The Rosamond-Mojave district is 4 miles southwest of Mojave, in Tps. 10 and 11 N., Rs. 11, 12, and 13 W. Production from this district, all from lode mines, to about 1933 was about $3i/2 million in gold and silver, and gold was apparently the major commodity. This includes production from the Tropico mines, which are a short distance outside the district (Tucker and Sampson, 1933, p. 280-284). Total gold production through 1959 was about 278,250 ounces.
Granite, the oldest rock in the district, is overlain by rhyolite porphyry, which is well exposed throughout the area. The rhyolite porphyry is overlain by sheets and remnants of rhyolite (Tucker and Sampson, 1933, p. 283). Gold deposits are in steeply dipping quartz veins in the rhyolite porphyry that seem to flatten at depth and then follow the porphyry-granite contact. The veinfilling consists of quartz, granite fragments, calcite, ferruginous clay, and manganese (Tucker and Sampson, 1933, p. 284). Native gold occurs in association with pyrite, chalcopyrite, and minor amounts of galena, marcasite, and sphalerite. The silver minerals are cerargyrite and argentite (Tucker and Sampson, 1933, p, 284).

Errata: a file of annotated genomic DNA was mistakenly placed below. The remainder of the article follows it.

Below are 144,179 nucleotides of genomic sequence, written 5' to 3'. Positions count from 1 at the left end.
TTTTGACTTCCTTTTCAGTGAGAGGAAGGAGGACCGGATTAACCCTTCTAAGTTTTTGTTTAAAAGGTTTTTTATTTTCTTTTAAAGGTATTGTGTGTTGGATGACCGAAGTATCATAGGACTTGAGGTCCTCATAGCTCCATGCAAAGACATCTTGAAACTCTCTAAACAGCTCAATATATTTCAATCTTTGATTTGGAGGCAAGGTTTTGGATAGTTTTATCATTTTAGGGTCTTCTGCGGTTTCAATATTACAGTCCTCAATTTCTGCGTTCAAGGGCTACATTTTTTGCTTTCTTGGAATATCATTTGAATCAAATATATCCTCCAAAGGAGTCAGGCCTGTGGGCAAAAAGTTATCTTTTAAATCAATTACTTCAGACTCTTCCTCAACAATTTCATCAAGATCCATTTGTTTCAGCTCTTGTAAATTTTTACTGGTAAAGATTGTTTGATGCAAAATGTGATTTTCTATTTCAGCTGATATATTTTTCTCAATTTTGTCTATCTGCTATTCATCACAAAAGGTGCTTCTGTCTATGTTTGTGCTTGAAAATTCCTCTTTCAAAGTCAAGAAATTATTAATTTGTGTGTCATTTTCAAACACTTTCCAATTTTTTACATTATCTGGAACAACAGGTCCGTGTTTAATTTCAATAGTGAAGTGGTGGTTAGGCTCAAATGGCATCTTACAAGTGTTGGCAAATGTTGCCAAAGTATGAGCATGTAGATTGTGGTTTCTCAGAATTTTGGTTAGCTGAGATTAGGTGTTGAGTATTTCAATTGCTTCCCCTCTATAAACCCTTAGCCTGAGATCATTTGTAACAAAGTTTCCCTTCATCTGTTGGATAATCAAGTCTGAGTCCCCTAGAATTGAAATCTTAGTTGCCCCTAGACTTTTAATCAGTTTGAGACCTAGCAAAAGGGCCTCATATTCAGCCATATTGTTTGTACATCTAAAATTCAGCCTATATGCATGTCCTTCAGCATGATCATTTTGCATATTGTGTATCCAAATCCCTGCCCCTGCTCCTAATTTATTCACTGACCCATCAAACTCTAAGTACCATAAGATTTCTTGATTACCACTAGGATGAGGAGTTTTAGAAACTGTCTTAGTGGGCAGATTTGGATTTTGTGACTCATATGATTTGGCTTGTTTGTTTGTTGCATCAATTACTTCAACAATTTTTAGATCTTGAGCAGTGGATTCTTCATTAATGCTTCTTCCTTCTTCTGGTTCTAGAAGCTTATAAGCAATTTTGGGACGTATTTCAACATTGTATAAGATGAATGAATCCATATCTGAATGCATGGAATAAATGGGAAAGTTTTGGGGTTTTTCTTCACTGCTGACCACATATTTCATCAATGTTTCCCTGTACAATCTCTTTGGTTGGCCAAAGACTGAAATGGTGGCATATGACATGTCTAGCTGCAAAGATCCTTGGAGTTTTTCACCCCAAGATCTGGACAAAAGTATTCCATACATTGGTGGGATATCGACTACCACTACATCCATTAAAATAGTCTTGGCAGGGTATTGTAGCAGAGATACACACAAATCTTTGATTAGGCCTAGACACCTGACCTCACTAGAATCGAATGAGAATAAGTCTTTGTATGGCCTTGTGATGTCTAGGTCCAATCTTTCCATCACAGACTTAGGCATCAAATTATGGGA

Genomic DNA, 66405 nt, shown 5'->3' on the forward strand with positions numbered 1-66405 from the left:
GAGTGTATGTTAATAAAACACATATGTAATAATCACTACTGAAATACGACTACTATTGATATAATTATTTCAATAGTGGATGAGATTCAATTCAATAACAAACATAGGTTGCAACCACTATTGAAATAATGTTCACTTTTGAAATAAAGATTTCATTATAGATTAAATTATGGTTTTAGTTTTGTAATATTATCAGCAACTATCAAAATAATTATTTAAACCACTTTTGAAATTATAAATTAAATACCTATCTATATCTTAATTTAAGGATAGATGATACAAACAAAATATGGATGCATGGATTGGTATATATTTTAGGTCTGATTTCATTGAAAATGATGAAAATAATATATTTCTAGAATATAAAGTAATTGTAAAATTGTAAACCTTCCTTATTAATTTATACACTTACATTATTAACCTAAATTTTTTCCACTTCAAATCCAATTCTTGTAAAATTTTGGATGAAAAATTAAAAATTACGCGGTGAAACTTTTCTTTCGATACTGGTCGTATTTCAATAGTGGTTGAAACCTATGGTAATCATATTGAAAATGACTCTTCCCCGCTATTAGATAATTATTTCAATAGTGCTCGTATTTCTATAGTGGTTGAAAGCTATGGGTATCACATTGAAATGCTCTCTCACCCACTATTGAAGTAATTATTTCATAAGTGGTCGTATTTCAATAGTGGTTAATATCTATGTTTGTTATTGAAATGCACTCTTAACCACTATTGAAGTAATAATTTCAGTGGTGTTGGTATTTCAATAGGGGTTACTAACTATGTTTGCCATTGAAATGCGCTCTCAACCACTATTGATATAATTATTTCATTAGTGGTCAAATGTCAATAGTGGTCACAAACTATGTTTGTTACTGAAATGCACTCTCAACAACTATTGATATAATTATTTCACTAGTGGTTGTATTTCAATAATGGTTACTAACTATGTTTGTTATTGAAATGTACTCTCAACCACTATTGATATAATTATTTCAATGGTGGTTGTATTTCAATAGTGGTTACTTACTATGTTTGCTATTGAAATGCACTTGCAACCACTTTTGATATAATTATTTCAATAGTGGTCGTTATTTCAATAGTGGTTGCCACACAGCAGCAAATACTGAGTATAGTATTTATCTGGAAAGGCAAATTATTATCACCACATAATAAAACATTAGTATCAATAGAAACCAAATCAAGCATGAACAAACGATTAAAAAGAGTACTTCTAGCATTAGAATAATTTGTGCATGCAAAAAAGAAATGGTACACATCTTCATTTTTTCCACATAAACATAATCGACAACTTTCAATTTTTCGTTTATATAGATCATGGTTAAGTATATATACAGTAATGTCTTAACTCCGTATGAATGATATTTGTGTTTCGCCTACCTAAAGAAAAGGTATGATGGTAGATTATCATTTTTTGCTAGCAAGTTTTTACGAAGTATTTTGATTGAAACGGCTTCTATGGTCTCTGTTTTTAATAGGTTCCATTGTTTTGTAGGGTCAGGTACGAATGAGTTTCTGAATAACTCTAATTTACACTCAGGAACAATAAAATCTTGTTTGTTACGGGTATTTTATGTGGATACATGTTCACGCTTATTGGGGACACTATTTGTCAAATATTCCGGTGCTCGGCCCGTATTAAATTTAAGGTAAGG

Several additional gold-producing localities in Kern County were listed by Tucker and Sampson (1933, p. 280). These are the Joe Walker mine, 7 miles northwest of Piute in T. 29 S., R. 33 E., with a production valued at $600,000; the St. John mine, 16 miles south of Weldon in T. 28 S., R. 35 E., with a production worth $700,000; and the Pine Tree mine in T. 11 N., R. 15 W., which produced $250,000 worth of gold. The Pioneer district, mentioned by Tucker and Sampson (1933, p. 280) as having produced $500,000 in gold, could not be located, and no additional data on this district were found in the literature.
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